A firestorm was unleashed by Disney’s initial failure to take a stand on Florida’s “Don’t Say Gay” bill, which Florida Governor Ron DeSantis is expected to sign. Disney CEO Bob Chapek tried to send the message that he didn’t want to take a stand on what may be controversial cultural issues. But former CEO Bob Iger set the tone previously by freely speaking out against many issues, including anti-choice legislation and climate change, and he also criticized the Florida bill last month.
Chapek sent an email on March 7 that most employees found offensive. Pixar staff then sent a letter to Chapek that was leaked to the media, responding to his claim that Disney’s content is its way of encouraging equality in the world. They claimed that Disney hasn’t let them use same-sex oriented content in their movies because it has been censored.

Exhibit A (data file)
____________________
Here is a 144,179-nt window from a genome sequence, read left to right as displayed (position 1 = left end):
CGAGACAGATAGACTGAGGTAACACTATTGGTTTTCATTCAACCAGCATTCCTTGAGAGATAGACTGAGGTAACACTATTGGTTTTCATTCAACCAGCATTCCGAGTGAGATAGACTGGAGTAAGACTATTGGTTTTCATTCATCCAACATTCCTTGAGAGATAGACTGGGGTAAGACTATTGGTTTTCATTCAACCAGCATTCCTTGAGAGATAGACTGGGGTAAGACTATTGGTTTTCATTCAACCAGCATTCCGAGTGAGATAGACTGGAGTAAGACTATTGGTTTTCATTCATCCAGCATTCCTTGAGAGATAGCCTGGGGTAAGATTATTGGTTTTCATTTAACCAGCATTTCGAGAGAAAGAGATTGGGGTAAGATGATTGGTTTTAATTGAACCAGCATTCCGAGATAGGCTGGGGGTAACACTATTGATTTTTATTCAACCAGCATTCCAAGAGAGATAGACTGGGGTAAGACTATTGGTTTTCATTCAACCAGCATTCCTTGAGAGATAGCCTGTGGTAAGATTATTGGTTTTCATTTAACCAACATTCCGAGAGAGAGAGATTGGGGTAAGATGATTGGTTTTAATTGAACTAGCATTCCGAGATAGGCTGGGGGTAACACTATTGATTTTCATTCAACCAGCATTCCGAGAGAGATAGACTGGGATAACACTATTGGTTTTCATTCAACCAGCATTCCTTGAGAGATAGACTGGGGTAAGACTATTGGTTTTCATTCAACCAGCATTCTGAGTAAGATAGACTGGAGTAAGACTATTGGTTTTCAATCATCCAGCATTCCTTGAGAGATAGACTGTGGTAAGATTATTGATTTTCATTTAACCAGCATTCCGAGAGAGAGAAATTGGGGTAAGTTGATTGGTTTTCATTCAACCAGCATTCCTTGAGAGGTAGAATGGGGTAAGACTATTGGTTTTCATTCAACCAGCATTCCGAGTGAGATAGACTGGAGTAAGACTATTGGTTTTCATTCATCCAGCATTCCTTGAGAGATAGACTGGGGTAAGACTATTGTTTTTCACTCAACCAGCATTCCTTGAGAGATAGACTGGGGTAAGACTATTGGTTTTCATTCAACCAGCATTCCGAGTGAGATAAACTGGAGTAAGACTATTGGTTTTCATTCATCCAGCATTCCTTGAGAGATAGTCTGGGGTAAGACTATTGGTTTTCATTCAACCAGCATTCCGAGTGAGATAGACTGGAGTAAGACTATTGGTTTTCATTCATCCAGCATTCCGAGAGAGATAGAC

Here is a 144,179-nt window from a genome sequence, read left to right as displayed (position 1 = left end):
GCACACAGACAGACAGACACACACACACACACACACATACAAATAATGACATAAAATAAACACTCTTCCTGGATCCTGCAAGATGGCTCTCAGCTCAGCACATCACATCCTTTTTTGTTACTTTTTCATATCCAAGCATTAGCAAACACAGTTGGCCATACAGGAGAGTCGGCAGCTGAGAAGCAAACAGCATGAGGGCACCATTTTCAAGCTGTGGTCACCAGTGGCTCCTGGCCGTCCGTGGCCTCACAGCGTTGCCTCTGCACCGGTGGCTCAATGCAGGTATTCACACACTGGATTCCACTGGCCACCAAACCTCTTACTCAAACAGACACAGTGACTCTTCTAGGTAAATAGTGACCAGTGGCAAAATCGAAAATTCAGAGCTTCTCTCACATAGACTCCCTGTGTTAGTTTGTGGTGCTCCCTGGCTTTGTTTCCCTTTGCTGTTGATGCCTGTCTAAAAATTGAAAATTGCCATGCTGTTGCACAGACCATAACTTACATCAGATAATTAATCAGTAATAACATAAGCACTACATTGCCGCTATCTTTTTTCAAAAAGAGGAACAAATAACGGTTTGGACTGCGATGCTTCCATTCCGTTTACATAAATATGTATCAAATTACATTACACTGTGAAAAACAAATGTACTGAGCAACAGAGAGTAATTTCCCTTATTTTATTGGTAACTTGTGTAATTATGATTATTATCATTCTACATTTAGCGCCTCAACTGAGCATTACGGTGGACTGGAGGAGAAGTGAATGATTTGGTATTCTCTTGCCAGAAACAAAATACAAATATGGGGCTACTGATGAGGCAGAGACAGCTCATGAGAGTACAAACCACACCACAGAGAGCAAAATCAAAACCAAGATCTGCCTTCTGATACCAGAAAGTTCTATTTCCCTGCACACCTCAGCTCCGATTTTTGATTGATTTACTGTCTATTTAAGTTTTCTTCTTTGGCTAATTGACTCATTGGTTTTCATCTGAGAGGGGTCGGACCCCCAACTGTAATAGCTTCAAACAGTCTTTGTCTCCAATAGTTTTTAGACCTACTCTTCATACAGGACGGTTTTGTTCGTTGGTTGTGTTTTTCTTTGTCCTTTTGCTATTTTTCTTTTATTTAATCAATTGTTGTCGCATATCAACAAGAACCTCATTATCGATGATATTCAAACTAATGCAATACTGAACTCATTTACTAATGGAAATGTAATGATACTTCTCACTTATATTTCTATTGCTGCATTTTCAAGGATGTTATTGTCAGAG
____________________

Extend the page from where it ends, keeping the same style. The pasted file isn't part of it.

Chapek followed up with an apology on March 11 that said, “You needed me to be a stronger ally in the fight for equal rights and I let you down.” He also announced a pause in political donations in Florida and a plan to increase support for groups fighting similar legislation.
Meanwhile, Comcast, which owns Universal theme parks in Florida, hasn’t been expected to release a statement taking a stand. But Disney holds a special place culturally, and with 80,000 employees in Florida, many expect more corporate support.